The village we stayed in is located at the north eastern side of the lake, in the middle of the Latmos mountains with stunning vistas and fabulous rocks - a climbers paradise. We spent a day roaming around the lake and mountains, checking out the rocks and routes, enjoying a hike in the warmth as well as dodging cow patties. The daily routine here includes taking the lowing cattle out to the fields for the day, then bringing them back for milking and settling them down in the small yards by the houses. The older women spend much time sitting on the side of the road, beading and knitting and crocheting..and then working on selling their wares to the tourists who walk by. Sad to say, there really weren't that many tourists when we were there. Sure hope that they also have a market in town that they can go to. Perhaps they head out for some of the farmer's markets periodically.

We'll be back

This small village, the name I must admit has escaped me, had a wonderful clock tower located in the center of town...if you could find it. You could see the tower from outside, but once you went inside and started roaming through the tiny pathways, it was as elusive as a butterfly - there one moment, gone the next. Sad to say, once we found the plaza, getting out was just as hard!!!
Our proprietor, Don, recommended this restaurant we tried out one night. The menu was extensive...and in English. We thought at first that it wasn't a very popular place - it was, after all, almost 9 and we were the only diners. It turned out we were early - no one eats until well after 9! Not sure how anyone slept with such full stomachs.
Now that we have ventured into the Mediterranean we have to go back. The island was just such a treat...the tiny streets, the friendly people, the delicious foods...we're looking to do some island hopping over one of our vacations just to experience more of the wonderful ambiance....still holding out for the family reunion .. 2013???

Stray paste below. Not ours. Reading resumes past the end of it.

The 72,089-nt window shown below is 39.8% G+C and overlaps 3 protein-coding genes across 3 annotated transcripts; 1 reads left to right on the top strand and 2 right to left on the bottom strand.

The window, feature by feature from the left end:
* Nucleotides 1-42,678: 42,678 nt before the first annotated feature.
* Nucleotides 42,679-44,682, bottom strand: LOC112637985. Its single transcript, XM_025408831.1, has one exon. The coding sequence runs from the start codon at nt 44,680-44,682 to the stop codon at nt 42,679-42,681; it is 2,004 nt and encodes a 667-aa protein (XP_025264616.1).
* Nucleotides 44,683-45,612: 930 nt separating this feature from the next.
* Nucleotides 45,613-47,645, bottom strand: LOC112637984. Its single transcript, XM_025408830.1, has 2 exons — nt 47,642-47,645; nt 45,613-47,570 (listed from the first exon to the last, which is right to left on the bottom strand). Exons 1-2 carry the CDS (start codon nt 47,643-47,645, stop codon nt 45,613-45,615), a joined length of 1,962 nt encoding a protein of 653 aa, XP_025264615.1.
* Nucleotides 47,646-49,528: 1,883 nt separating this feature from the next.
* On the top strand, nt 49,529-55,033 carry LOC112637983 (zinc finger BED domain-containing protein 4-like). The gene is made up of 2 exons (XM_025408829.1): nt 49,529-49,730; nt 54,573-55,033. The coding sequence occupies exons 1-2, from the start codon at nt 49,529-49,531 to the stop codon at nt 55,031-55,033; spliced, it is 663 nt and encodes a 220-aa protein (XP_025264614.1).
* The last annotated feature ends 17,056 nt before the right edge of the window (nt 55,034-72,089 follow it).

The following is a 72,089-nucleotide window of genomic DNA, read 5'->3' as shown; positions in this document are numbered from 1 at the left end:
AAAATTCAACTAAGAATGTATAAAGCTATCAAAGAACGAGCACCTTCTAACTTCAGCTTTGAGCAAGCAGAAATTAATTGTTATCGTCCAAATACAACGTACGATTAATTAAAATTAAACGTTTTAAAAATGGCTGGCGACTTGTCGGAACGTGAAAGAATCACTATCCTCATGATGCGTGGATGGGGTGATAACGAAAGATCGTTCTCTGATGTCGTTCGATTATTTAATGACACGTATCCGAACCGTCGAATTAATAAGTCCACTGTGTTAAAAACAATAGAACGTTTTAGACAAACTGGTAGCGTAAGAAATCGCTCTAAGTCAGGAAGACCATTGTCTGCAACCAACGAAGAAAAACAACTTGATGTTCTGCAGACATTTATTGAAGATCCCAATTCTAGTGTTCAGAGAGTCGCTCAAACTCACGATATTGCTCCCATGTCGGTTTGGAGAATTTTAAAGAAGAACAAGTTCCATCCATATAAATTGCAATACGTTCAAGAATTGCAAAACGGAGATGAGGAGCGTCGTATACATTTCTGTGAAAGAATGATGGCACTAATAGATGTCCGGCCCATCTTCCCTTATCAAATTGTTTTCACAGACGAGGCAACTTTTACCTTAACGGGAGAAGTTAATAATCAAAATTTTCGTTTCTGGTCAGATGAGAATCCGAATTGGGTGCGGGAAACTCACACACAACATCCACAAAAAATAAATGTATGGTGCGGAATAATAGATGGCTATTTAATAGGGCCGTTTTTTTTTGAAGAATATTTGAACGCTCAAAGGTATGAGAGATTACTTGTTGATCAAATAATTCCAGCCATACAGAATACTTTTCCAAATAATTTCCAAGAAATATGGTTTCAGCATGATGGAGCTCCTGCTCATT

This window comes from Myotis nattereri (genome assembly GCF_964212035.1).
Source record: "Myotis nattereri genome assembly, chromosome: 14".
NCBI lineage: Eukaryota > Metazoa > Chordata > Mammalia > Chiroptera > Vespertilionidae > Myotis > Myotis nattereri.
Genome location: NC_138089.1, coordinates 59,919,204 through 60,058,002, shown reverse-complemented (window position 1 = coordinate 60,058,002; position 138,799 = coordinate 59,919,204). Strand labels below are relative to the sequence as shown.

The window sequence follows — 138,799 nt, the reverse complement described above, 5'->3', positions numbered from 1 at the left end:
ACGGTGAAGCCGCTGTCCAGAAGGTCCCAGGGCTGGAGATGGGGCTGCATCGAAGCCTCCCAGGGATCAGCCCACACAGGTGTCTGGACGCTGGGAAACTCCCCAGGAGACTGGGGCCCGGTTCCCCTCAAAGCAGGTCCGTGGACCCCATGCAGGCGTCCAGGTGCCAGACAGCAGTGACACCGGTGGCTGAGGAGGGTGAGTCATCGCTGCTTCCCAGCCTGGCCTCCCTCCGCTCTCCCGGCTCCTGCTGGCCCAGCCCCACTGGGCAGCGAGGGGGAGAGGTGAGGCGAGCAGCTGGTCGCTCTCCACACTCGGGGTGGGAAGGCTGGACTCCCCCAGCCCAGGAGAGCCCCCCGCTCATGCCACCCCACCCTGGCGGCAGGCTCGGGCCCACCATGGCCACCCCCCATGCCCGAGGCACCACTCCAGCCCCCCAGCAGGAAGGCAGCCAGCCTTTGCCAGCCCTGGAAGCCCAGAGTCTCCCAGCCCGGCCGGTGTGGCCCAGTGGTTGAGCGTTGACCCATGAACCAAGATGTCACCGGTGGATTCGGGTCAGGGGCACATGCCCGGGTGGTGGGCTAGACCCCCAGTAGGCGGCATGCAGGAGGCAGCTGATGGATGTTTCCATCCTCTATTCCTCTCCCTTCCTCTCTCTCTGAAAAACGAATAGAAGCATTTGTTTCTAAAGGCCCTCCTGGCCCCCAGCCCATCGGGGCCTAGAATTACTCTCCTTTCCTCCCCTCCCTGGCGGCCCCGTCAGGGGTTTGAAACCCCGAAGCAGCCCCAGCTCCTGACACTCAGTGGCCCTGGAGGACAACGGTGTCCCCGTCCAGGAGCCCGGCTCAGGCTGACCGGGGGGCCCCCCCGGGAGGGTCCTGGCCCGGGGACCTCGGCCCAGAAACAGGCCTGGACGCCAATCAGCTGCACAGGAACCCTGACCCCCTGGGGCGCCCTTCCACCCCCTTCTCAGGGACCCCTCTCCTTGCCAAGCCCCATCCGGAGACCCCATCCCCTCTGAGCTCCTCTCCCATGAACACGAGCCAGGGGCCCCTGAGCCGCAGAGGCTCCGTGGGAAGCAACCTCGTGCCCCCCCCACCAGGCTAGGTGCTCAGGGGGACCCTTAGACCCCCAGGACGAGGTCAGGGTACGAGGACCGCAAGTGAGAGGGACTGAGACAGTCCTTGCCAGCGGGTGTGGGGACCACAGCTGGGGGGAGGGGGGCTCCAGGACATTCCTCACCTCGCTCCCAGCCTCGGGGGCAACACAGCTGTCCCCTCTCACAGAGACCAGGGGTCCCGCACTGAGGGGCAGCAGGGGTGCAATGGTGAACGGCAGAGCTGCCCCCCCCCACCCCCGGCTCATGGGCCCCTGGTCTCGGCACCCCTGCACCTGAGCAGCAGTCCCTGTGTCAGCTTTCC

Anavatos...the Ghost Town

Anavatos village was built on a huge cliff, almost 500 meters above the sea. The cliff has steep sides, not allowing access to the village from either the south or the west. The only access to the village was through a well hidden road on the north side, a village that was almost a fortress. Inside over 400 houses could be found on narrow streets with flat roofs and low doors. Sadly, in 1822 there was a terrible slaughter that killed almost the entire population - and those who weren't killed by the invaders killed themselves rather than let themselves be captured. The city was abandoned and now sits as a lonely outpost, overlooking the peaceful valley below. 

Nea Moni Monastery

We seem to have a thing about having navi systems to guide us around different countries we travel to. Greece was no different. We had downloaded the driving maps to help us as we made our way around the country. Actually, the systems are quite good and fairly remarkable considering the fact that they can find tiny little out of the way roads and passageways. On the negative side, they sometimes find tiny little passageways and questionable roads. Our trip out to the monastery was definitely on one of the questionable roads - I think cow track would have been a better description. Now, had we had our SUV from Doha, I wouldn't have thought much about it, however, we were in a little Kia...cute little car...and I can now attest to the fact that they can be driven cross country on cow paths.